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Old Sep 24, 2009, 12:01 PM   #11
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More good ones on a different theme.

The Saddleback's scientific name, Acharia (Sibine) stimulea, speaks well to the urticaria produced by the sting of the hairs of this moth caterpillar.

What is the "native Southeastern US tree" - the Paw Paw (Asimina triloba)?
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Old Sep 24, 2009, 3:19 PM   #12
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I did enjoy these shots, especially the caterpillars, well done.

Rodney
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Old Sep 24, 2009, 8:57 PM   #13
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That saddleback worm is really cool-looking, even if it does sting. I've never seen anything like it.
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Old Sep 25, 2009, 5:28 AM   #14
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Thanks for the kind & positive comments!

GW - Thanks! Just be sure you don't try to ride that pony, or even pet it!!

Penolta - Glad you liked them! Yes, it's Paw Paw. Have you heard any theories as to why they are declining? Sure would hate to lose another species...

Rodney - Thanks so much! When the Brown-Hooded Owlet caterpillar gets a bit bigger, it's even more amazing-looking - with additional red & orange stripes. I have a photo of one from last year, but taken BP (before Pentax) with my old powershot. Would you like me to post that one sometime too?

Harriet - Yes, quite an amazing little piece of His creation! It's part of a group of caterpillars known as slug moth caterpillars. (The Spiny Oak Slugmoth Caterpillar that I posted a few weeks ago is in the same group.) When this caterpillar "grows up" into a moth, it is rather drab-looking, and no longer has the protection of all those "stingers."
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Old Sep 25, 2009, 12:17 PM   #15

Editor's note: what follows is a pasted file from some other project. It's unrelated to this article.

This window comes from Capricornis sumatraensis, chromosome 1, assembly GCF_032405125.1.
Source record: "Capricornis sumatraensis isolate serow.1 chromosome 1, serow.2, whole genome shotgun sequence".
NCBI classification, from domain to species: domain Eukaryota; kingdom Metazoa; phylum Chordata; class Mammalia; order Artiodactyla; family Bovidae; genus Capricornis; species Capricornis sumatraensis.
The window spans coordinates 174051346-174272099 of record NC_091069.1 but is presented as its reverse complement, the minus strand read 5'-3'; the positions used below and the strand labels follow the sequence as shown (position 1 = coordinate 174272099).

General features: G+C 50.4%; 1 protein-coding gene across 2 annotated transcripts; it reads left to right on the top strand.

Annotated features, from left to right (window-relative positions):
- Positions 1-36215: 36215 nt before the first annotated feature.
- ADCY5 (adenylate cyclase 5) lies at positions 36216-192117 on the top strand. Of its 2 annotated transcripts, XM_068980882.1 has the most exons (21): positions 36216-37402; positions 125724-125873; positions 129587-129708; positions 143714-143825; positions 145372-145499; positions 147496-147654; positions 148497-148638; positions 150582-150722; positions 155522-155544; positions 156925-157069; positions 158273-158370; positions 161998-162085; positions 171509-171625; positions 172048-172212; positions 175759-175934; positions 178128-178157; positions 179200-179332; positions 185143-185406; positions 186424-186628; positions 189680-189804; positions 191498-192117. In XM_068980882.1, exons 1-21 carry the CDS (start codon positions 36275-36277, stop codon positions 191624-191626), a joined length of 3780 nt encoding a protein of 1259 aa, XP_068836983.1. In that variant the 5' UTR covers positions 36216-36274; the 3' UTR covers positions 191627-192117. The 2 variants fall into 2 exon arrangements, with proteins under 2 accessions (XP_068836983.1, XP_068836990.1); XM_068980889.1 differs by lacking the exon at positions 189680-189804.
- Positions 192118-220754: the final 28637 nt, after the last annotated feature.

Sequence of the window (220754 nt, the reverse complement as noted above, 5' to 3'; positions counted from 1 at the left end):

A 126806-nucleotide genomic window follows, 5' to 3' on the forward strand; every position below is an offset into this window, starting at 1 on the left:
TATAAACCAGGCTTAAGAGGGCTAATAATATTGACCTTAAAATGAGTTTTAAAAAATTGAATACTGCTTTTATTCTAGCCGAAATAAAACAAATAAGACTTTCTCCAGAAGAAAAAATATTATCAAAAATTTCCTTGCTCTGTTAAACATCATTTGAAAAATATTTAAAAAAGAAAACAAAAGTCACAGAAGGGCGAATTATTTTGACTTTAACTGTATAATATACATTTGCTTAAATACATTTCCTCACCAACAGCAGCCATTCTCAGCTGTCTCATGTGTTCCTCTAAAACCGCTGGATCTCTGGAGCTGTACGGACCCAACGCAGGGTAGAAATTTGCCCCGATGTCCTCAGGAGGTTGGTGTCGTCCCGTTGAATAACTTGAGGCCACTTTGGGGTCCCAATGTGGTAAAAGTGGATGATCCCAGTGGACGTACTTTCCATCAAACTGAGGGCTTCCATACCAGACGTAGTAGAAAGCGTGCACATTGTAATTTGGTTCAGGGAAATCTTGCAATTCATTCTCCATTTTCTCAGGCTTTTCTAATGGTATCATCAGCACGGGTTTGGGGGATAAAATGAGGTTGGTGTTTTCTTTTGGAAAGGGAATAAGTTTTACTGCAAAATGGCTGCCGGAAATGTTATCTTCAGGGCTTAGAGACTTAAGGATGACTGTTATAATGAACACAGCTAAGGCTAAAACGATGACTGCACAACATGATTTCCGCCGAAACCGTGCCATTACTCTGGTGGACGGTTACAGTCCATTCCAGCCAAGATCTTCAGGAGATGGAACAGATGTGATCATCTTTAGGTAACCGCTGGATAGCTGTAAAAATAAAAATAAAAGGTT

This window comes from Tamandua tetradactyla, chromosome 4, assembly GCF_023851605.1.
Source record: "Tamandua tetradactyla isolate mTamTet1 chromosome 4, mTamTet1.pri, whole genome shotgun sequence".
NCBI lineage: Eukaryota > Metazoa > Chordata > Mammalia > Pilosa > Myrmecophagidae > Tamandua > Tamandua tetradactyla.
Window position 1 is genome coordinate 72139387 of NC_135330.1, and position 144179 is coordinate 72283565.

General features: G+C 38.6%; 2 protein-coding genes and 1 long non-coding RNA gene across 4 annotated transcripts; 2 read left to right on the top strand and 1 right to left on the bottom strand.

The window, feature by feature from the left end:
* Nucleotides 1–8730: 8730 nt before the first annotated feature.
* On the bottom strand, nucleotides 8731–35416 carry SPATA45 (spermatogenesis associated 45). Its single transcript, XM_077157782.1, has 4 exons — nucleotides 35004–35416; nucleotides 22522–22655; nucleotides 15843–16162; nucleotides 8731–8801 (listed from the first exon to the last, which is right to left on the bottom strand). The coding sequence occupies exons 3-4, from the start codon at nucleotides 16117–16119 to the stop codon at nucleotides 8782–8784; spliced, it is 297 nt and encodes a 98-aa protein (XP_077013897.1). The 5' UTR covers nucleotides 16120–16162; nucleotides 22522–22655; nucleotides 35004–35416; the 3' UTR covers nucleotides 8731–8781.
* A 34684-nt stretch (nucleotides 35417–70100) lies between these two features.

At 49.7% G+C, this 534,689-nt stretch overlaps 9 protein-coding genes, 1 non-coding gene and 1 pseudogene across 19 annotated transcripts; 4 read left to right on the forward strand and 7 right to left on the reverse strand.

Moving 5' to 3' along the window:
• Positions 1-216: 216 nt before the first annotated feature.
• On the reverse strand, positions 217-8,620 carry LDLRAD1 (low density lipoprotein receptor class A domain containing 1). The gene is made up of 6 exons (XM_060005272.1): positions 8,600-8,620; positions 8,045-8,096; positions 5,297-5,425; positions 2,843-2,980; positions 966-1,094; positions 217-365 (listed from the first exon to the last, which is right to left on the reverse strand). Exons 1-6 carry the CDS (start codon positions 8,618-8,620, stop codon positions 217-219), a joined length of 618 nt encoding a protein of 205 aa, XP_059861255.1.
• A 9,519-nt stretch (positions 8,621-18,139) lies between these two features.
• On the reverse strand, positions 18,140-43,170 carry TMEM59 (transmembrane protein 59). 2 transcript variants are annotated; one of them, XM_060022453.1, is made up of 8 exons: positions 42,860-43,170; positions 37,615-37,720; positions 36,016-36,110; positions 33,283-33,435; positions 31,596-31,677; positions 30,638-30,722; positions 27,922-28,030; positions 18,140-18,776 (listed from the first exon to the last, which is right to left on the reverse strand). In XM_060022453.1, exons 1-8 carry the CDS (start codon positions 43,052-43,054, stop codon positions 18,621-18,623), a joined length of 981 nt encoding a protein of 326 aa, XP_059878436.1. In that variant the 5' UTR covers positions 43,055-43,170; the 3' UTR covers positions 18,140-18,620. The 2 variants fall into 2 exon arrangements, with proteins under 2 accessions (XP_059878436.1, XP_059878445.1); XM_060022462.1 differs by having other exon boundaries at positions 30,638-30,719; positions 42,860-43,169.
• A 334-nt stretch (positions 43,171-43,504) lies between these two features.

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Quote:
Originally Posted by mole View Post
Penolta - Yes, it's Paw Paw. Have you heard any theories as to why they are declining? Sure would hate to lose another species..."
No - each species has different requirements, but plants everywhere are being stressed by climatic change - some being more sensitive than others. Whether it is warmer temperatures, regional drought or excessive rainfall, acid rain, other pollutants, or disease, I couldn't guess. As a known example, drought weakened conifers throughout the mountain west have been dying by the millions (fueling many of those extensive fires) as they are affected by disease associated with increasing infestations of tree boring bark beetles, which, due to the warming climate, now have three broods a year rather than the normal one. The Western fire season now lasts 12 months, rather than the historic three or four months, due to our overall warmer and drier regional climate.
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Old Sep 25, 2009, 12:30 PM   #16
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Great set of pics!

- Hiro
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Old Sep 25, 2009, 8:15 PM   #17
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Wonderful, mole. Lovely adventure.

Patty
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Old Sep 25, 2009, 9:22 PM   #18
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Great series! #3 on the Shadow Darner for me. The head macro is fantastic! The Saddleback worm is a fascinating looking creature.

The Owlet moth caterpillar is quite attractive. I for one would love to see your Picture of the Brown-Hooded Caterpillar.

Lou
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Old Sep 26, 2009, 9:47 PM   #19
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More excellent shots there Mole, especially the caterpillars.

Tim
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Old Sep 28, 2009, 5:25 AM   #20
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Hiro - Thanks so much - glad you enjoyed them!

Patty - Thanks! It was a fun adventure "in real life" too!

Tim - thank for your kind words!

Lou - thanks for the feedback on the Shadow Darners. This was another of those "happy coincidences" of being in the right place at the right time. As per your request, here are two photos of the owlet caterpillar at a later stage in its life cycle (taken last year with a Canon powershot)
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